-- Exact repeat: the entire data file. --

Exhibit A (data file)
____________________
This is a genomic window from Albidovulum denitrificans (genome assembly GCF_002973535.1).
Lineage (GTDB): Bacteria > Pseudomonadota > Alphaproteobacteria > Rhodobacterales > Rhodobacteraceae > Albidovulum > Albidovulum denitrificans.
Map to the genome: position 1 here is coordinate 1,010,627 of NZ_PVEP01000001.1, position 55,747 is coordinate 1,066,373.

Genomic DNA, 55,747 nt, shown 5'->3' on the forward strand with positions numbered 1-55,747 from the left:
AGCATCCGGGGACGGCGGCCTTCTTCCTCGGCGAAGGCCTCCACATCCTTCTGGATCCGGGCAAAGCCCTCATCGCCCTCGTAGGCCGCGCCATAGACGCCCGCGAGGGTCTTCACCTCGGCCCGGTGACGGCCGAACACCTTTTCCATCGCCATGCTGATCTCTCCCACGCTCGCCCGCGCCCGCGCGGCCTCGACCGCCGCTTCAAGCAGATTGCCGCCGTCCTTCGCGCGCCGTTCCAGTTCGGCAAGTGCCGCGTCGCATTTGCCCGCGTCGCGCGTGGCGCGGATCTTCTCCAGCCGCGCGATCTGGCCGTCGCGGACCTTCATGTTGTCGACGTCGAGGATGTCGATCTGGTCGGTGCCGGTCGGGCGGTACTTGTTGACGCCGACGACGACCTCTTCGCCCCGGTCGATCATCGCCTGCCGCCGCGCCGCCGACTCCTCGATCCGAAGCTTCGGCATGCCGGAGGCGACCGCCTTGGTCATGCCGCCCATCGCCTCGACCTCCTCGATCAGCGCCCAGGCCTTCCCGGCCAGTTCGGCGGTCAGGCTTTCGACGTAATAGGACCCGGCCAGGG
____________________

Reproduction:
This is a genomic window from Albidovulum denitrificans (genome assembly GCF_002973535.1).
Lineage (GTDB): Bacteria > Pseudomonadota > Alphaproteobacteria > Rhodobacterales > Rhodobacteraceae > Albidovulum > Albidovulum denitrificans.
Map to the genome: position 1 here is coordinate 1,010,627 of NZ_PVEP01000001.1, position 55,747 is coordinate 1,066,373.

Genomic DNA, 55,747 nt, shown 5'->3' on the forward strand with positions numbered 1-55,747 from the left:
AGCATCCGGGGACGGCGGCCTTCTTCCTCGGCGAAGGCCTCCACATCCTTCTGGATCCGGGCAAAGCCCTCATCGCCCTCGTAGGCCGCGCCATAGACGCCCGCGAGGGTCTTCACCTCGGCCCGGTGACGGCCGAACACCTTTTCCATCGCCATGCTGATCTCTCCCACGCTCGCCCGCGCCCGCGCGGCCTCGACCGCCGCTTCAAGCAGATTGCCGCCGTCCTTCGCGCGCCGTTCCAGTTCGGCAAGTGCCGCGTCGCATTTGCCCGCGTCGCGCGTGGCGCGGATCTTCTCCAGCCGCGCGATCTGGCCGTCGCGGACCTTCATGTTGTCGACGTCGAGGATGTCGATCTGGTCGGTGCCGGTCGGGCGGTACTTGTTGACGCCGACGACGACCTCTTCGCCCCGGTCGATCATCGCCTGCCGCCGCGCCGCCGACTCCTCGATCCGAAGCTTCGGCATGCCGGAGGCGACCGCCTTGGTCATGCCGCCCATCGCCTCGACCTCCTCGATCAGCGCCCAGGCCTTCCCGGCCAGTTCGGCGGTCAGGCTTTCGACGTAATAGGACCCGGCCAGGG